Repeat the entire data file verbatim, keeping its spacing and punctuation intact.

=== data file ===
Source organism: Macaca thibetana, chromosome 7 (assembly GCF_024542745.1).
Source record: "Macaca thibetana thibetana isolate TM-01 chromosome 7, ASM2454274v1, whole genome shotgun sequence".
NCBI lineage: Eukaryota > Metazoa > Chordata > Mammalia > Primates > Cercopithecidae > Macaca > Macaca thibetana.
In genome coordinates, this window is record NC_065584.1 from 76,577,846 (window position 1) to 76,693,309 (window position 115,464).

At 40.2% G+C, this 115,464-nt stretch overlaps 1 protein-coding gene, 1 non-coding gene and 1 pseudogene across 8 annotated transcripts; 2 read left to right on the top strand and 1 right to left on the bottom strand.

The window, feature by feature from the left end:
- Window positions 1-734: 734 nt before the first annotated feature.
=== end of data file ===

Source organism: Macaca thibetana, chromosome 7 (assembly GCF_024542745.1).
Source record: "Macaca thibetana thibetana isolate TM-01 chromosome 7, ASM2454274v1, whole genome shotgun sequence".
NCBI lineage: Eukaryota > Metazoa > Chordata > Mammalia > Primates > Cercopithecidae > Macaca > Macaca thibetana.
In genome coordinates, this window is record NC_065584.1 from 76,577,846 (window position 1) to 76,693,309 (window position 115,464).

At 40.2% G+C, this 115,464-nt stretch overlaps 1 protein-coding gene, 1 non-coding gene and 1 pseudogene across 8 annotated transcripts; 2 read left to right on the top strand and 1 right to left on the bottom strand.

The window, feature by feature from the left end:
- Window positions 1-734: 734 nt before the first annotated feature.